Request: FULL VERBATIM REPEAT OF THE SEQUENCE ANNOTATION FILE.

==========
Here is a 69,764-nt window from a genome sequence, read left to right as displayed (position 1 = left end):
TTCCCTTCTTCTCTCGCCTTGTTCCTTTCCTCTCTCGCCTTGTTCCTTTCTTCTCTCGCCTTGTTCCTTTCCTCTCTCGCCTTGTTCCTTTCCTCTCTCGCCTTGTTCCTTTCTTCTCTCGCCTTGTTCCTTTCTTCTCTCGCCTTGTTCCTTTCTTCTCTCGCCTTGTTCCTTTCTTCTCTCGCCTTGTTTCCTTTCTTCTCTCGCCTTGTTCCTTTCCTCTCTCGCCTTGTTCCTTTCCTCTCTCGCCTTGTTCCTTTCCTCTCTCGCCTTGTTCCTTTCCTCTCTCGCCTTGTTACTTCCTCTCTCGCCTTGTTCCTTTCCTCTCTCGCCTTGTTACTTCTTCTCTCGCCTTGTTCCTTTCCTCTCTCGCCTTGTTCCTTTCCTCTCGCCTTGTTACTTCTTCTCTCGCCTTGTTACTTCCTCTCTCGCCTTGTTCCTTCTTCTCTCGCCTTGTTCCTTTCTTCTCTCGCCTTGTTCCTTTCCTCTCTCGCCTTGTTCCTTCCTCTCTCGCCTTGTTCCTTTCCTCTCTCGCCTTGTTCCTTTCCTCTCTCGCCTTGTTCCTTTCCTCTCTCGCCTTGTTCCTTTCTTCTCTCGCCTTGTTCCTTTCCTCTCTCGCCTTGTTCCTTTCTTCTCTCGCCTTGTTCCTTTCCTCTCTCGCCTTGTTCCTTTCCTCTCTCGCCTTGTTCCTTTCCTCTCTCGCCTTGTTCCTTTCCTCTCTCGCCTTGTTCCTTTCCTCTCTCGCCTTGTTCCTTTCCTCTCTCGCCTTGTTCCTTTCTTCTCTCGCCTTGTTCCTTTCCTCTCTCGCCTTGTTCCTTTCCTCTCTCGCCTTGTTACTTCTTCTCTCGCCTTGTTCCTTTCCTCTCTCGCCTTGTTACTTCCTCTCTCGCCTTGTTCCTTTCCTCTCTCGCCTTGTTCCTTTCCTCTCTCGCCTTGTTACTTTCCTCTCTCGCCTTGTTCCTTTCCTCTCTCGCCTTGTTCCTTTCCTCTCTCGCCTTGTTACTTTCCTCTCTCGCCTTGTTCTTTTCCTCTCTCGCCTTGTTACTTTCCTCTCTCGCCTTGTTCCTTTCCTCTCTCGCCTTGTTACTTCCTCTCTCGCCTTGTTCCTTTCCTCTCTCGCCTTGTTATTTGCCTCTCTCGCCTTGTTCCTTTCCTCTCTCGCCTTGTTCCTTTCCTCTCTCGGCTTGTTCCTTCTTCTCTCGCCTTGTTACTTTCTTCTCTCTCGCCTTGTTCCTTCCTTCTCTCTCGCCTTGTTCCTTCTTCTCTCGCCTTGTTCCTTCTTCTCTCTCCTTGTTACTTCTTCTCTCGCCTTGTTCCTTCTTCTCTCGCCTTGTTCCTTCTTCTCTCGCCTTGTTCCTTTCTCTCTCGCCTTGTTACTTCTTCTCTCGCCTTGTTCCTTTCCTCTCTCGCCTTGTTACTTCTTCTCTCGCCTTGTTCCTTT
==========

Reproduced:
Here is a 69,764-nt window from a genome sequence, read left to right as displayed (position 1 = left end):
TTCCCTTCTTCTCTCGCCTTGTTCCTTTCCTCTCTCGCCTTGTTCCTTTCTTCTCTCGCCTTGTTCCTTTCCTCTCTCGCCTTGTTCCTTTCCTCTCTCGCCTTGTTCCTTTCTTCTCTCGCCTTGTTCCTTTCTTCTCTCGCCTTGTTCCTTTCTTCTCTCGCCTTGTTCCTTTCTTCTCTCGCCTTGTTTCCTTTCTTCTCTCGCCTTGTTCCTTTCCTCTCTCGCCTTGTTCCTTTCCTCTCTCGCCTTGTTCCTTTCCTCTCTCGCCTTGTTCCTTTCCTCTCTCGCCTTGTTACTTCCTCTCTCGCCTTGTTCCTTTCCTCTCTCGCCTTGTTACTTCTTCTCTCGCCTTGTTCCTTTCCTCTCTCGCCTTGTTCCTTTCCTCTCGCCTTGTTACTTCTTCTCTCGCCTTGTTACTTCCTCTCTCGCCTTGTTCCTTCTTCTCTCGCCTTGTTCCTTTCTTCTCTCGCCTTGTTCCTTTCCTCTCTCGCCTTGTTCCTTCCTCTCTCGCCTTGTTCCTTTCCTCTCTCGCCTTGTTCCTTTCCTCTCTCGCCTTGTTCCTTTCCTCTCTCGCCTTGTTCCTTTCTTCTCTCGCCTTGTTCCTTTCCTCTCTCGCCTTGTTCCTTTCTTCTCTCGCCTTGTTCCTTTCCTCTCTCGCCTTGTTCCTTTCCTCTCTCGCCTTGTTCCTTTCCTCTCTCGCCTTGTTCCTTTCCTCTCTCGCCTTGTTCCTTTCCTCTCTCGCCTTGTTCCTTTCCTCTCTCGCCTTGTTCCTTTCTTCTCTCGCCTTGTTCCTTTCCTCTCTCGCCTTGTTCCTTTCCTCTCTCGCCTTGTTACTTCTTCTCTCGCCTTGTTCCTTTCCTCTCTCGCCTTGTTACTTCCTCTCTCGCCTTGTTCCTTTCCTCTCTCGCCTTGTTCCTTTCCTCTCTCGCCTTGTTACTTTCCTCTCTCGCCTTGTTCCTTTCCTCTCTCGCCTTGTTCCTTTCCTCTCTCGCCTTGTTACTTTCCTCTCTCGCCTTGTTCTTTTCCTCTCTCGCCTTGTTACTTTCCTCTCTCGCCTTGTTCCTTTCCTCTCTCGCCTTGTTACTTCCTCTCTCGCCTTGTTCCTTTCCTCTCTCGCCTTGTTATTTGCCTCTCTCGCCTTGTTCCTTTCCTCTCTCGCCTTGTTCCTTTCCTCTCTCGGCTTGTTCCTTCTTCTCTCGCCTTGTTACTTTCTTCTCTCTCGCCTTGTTCCTTCCTTCTCTCTCGCCTTGTTCCTTCTTCTCTCGCCTTGTTCCTTCTTCTCTCTCCTTGTTACTTCTTCTCTCGCCTTGTTCCTTCTTCTCTCGCCTTGTTCCTTCTTCTCTCGCCTTGTTCCTTTCTCTCTCGCCTTGTTACTTCTTCTCTCGCCTTGTTCCTTTCCTCTCTCGCCTTGTTACTTCTTCTCTCGCCTTGTTCCTTT